Self-proclaimed climate activists have repeatedly stuck to famous paintings in recent months. In August, for example, two women stuck themselves to a work by Lucas Cranach the Elder in the Berlin Picture Gallery, to the world-famous “Sistine Madonna” in Dresden, and there were similar actions in Florence and London, among other places.
Now Australia has also experienced a similar action: In Melbourne, two climate activists attached themselves to a Picasso painting. The two taped their hands to the acrylic sheet covering the anti-war painting "Massacre in Korea" at the Victoria State National Gallery, police said on Sunday.
Photos circulating on the Internet show the two activists pressing their hands on the Picasso, standing next to a man wearing a T-shirt from the climate protection movement "Extinction Rebellion". There is a banner on the ground with the words "Climate chaos = war hunger".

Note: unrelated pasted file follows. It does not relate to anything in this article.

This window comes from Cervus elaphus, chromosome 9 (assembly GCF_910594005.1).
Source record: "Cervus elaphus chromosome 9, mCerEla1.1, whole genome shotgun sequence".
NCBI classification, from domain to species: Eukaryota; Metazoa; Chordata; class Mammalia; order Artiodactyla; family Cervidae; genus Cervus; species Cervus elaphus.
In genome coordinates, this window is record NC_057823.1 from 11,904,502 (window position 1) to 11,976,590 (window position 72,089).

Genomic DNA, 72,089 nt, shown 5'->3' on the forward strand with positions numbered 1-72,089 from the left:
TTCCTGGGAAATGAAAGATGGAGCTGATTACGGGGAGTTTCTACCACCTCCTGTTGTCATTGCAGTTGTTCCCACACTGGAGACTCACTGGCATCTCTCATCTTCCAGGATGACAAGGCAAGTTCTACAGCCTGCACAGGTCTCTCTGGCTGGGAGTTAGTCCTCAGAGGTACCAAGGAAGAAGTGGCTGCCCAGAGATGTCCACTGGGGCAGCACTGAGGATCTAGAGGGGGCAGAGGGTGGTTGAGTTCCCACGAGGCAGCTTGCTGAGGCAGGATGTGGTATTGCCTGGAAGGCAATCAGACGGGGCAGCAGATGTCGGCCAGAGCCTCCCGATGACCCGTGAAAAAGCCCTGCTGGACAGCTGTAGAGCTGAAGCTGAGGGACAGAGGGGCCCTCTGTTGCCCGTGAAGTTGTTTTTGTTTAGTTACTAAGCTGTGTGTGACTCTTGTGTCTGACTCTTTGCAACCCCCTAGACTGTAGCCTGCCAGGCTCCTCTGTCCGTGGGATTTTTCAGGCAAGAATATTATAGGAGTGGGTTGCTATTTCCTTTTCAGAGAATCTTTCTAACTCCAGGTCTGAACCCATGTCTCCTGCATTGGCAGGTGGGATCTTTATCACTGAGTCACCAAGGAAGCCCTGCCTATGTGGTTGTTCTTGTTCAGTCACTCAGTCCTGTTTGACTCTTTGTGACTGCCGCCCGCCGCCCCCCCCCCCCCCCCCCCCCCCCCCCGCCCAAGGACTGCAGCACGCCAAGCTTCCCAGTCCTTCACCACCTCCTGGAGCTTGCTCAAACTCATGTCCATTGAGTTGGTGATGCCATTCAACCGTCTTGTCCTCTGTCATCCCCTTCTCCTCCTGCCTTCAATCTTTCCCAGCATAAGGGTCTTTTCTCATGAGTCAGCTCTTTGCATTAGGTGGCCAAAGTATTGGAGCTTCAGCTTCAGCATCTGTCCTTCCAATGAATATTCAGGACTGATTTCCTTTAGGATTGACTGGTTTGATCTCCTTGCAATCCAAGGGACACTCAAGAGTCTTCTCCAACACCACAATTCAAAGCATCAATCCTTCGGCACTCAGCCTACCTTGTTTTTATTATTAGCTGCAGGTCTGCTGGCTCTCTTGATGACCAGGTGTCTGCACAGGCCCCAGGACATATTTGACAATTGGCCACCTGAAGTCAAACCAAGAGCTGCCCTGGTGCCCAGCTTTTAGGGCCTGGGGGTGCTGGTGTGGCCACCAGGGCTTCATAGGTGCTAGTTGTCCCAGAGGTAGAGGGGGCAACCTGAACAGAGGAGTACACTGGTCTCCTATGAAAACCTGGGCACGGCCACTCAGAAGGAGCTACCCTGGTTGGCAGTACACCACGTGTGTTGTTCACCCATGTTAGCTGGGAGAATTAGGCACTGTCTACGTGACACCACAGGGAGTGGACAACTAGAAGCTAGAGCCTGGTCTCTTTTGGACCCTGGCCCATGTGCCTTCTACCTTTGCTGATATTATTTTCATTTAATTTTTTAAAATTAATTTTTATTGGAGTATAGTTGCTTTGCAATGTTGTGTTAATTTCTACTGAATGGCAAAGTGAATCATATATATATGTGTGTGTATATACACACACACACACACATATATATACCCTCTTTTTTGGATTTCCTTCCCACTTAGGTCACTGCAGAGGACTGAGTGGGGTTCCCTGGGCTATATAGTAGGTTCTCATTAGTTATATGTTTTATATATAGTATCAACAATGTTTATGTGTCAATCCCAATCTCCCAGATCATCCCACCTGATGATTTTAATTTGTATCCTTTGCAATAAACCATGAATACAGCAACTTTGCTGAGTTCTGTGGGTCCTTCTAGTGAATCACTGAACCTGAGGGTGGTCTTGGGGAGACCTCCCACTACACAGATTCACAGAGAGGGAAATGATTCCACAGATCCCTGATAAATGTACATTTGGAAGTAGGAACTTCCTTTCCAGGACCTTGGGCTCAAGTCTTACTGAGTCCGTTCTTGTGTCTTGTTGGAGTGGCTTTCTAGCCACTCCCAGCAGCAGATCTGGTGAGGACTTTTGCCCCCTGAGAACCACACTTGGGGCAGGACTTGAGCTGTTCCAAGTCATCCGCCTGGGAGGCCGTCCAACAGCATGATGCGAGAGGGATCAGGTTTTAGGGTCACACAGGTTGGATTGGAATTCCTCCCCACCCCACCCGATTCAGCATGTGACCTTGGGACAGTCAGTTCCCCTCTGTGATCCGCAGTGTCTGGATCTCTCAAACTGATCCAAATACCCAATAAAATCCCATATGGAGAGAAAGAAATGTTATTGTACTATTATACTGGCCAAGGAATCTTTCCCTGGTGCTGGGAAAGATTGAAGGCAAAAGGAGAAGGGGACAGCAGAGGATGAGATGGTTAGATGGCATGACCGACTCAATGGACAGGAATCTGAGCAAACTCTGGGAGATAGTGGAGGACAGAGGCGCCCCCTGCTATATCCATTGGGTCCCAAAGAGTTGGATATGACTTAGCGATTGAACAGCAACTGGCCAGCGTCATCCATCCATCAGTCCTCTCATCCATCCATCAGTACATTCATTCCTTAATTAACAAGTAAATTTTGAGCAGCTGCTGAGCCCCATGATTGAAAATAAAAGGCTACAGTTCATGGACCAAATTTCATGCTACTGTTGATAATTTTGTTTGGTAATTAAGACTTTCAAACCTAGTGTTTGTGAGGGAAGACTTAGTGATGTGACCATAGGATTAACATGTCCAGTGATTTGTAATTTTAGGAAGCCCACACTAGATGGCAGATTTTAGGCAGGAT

According to the police, it took about an hour to detach the two demonstrators from the picture. The gallery emphasized that the work remained intact during the action. According to the British Guardian, a spokesman for Extinction Rebellion said the group "knew we could carry out this action without damaging the artwork itself. Our intention has always been to stick on the plexiglass to protect it.”